by Robert Taylor
Beneath the sterling silver hairstyle, rhinestone-rimmed glasses, flawless matte makeup and dusky pink nail enamel, there is a part of Peggy Lee that remains – as one of her album titles noted – “Norma Deloris Egstrom from Jamestown, North Dakota.”
She was lunching with producers and reporters the other day in the penthouse of the Fairmont Hotel. But as she nibbled on grilled salmon and sauteed mushrooms, she began chatting about grandchildren and gardening, about heart surgery and allergies, about the uncomfortable fit of her mantle as a show business legend.
What Peggy Lee is intent on doing this week is transforming her image as grand dame of the supper clubs into something more cozy and intimate. Tonight she opens at the Marines Memorial Theater, Sutter and Mason Streets, for an 11-performance engagement.
This is her first San Francisco appearance in a theatrical setting, following engagements for years in the more sumptuous – and more expensive – Venetian Room.
“I’ve been playing here since 1945 or 1947,” Lee recalled, and after a well-timed pause she added, “I sound like an old Packard!”
She is just as classic, and one of the few popular singers from the 1940s who remain active, along with Ella Fitzgerald, Frank Sinatra and Lena Horne.
What turns her on now is a new idea, such as the renewed use of Brazilian rhythms in her arrangements. Lee takes credit as the first American singer to use Brazilian rhythms in her arrangements: When she recorded “Mañana” she borrowed a rhythm section from, of all people, Carmen Miranda.
After the commercial failure of her one-woman musical autobiography, Peg, on Broadway three years ago, it is a wonder that Lee would return to the theater.
But in 1985 she won raves when she appeared in a tribute to songwriter Sammy Cahn at the Santa Barbara Theater Festival. She appeared in an expanded show last year at the Westwood Playhouse in Los Angeles. The current production at the Marines Theater is a continuation.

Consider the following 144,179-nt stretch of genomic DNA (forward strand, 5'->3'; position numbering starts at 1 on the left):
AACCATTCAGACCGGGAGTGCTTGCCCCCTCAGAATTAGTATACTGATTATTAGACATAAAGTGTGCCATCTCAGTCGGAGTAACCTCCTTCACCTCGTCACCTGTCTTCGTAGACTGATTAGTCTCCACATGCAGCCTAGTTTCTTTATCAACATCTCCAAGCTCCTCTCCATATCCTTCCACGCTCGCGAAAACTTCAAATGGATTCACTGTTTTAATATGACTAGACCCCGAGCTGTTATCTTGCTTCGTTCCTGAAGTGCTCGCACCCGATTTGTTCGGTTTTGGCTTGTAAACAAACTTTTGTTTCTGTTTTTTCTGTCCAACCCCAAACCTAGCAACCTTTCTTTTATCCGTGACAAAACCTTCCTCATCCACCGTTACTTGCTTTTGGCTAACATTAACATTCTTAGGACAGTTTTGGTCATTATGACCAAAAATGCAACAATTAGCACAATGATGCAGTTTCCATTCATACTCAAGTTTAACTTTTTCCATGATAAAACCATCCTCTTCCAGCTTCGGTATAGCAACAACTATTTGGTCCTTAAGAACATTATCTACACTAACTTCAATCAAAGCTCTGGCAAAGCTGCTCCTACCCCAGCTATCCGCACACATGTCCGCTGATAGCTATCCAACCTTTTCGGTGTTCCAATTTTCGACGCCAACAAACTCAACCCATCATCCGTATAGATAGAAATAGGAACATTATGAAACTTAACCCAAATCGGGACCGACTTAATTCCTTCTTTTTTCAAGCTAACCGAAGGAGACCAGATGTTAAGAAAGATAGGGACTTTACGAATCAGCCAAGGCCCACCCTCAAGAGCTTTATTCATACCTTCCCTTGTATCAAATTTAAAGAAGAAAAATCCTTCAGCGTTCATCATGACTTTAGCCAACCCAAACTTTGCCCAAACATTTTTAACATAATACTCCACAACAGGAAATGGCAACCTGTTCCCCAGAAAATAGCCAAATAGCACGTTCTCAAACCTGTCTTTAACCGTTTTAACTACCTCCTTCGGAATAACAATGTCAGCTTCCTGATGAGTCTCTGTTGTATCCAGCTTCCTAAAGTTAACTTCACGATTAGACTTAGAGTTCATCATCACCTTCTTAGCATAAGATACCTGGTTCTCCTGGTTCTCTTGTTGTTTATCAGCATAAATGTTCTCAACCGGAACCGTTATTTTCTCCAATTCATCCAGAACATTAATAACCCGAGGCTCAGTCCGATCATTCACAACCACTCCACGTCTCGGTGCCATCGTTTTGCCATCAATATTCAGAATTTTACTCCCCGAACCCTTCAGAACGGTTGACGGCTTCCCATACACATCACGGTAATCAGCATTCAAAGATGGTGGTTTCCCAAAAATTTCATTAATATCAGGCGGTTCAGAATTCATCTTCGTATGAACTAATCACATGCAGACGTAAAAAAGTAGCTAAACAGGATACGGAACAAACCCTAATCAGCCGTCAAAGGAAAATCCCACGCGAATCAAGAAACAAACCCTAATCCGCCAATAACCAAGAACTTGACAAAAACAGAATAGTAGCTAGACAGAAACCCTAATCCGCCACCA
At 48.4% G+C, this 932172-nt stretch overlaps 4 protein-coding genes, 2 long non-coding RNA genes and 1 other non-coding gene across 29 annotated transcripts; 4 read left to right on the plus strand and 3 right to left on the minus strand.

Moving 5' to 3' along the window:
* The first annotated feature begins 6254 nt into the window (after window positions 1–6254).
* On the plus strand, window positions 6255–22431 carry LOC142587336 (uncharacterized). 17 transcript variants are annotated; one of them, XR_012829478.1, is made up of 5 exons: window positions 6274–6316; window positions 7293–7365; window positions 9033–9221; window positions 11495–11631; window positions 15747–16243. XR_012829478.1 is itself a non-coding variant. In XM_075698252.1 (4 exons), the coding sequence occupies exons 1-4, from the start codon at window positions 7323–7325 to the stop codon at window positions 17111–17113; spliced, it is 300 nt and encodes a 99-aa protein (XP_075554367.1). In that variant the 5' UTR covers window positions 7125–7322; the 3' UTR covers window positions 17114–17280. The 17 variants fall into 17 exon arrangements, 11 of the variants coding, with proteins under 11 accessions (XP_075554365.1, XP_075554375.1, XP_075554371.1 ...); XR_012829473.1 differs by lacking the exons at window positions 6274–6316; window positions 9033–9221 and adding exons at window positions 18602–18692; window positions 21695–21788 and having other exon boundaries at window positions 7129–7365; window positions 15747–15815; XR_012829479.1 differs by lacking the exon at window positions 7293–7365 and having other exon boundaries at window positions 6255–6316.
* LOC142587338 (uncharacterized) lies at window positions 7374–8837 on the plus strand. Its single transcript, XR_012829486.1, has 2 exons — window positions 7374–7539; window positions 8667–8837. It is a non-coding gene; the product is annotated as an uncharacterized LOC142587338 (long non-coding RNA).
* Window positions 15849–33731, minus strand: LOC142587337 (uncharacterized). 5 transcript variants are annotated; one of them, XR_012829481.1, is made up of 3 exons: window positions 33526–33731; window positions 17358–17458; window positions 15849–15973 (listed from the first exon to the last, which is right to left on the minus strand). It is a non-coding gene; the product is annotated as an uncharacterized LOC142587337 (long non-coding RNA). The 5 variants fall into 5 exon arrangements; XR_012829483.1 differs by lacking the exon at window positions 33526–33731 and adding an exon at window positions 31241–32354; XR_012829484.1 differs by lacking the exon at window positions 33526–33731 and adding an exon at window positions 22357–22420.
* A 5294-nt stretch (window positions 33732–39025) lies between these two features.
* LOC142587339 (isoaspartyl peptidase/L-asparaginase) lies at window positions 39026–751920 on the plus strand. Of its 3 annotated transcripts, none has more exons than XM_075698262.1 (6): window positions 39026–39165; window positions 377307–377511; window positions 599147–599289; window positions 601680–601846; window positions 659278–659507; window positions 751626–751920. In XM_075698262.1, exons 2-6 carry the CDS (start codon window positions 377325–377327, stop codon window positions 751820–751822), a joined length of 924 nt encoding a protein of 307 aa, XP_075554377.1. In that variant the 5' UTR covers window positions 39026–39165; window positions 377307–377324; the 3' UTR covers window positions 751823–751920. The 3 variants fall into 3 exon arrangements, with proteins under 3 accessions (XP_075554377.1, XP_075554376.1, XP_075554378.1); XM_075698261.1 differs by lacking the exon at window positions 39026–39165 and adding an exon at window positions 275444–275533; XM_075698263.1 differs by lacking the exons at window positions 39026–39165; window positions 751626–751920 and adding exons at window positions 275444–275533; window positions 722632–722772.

“There is something different about the theater – with no distractions you can really give a performance intense concentration.
“There are two things I want to try on this show. One is something I did in a theater in Chicago, an impression of Billie Holiday, in which ‘she’ sings and then ‘I’ sing. And if we can work it out properly, I’d like to do the insane scene from Pete Kelly’s Blues.”
Lee was nominated for an Academy Award for that 1955 movie, and her performance as an alcoholic blues singer was so convincing that people later asked about her “recovery.”
Her real-life health problems have been serious but have not put her out of commission, and at the age of 66 she looks trimmer than she has in years.
In the early 1970s, a bout with pneumonia led to a respiratory ailment that made it necessary for her to use oxygen before each performance. In 1976, she slipped and fell on a heavily waxed floor at New York’s Waldorf-Astoria. In a lawsuit she alleged that the accident resulted in a permanent hearing loss, temporary blindness, head injuries and sciatic nerve disorders.
“Oftentimes, people would say, ‘Why doesn’t she smile?’,” Lee said as she recalled performances after the accident. “I couldn’t. I had to learn how to smile again with one side of my face.”
Three years ago in New Orleans, she was hospitalized with chest pains and underwent four hours of double-bypass heart surgery.
“They had to open me twice, because there were two very bad infections. I think my recovery had to do with my faith, and all the help I received from the people. Wires and letters from so many, and the President and Nancy. I was on my way to the White House when it happened. But that’s in my book,” she concludes with a smile. (She has written eight chapters of an autobiography.)
If “legends” are survivors, then Lee deserves the distinction. But she said she was uncomfortable when she was first called one. “I thought that only people like Paul Bunyan were legends,” she said. “I really didn’t know how to react.
“Naturally, it’s nice. But it’s a list that grows and grows. Lately you find people who have just started, and you don’t even know their names, and they’re considered legends.”
Among her other honors is a Peggy Lee Rose registered with the American Rose Society; it’s among the 38 rose bushes she tends in her Bel Air garden.
There is also a dog named after her, Peg the Pekingese, in Lady and the Tramp.
“I even saved the life of one of the dogs,” Lee explained. “Old Trusty, the bloodhound, was killed in the original story. I couldn’t bear it. So I pleaded with Walt to let him live.”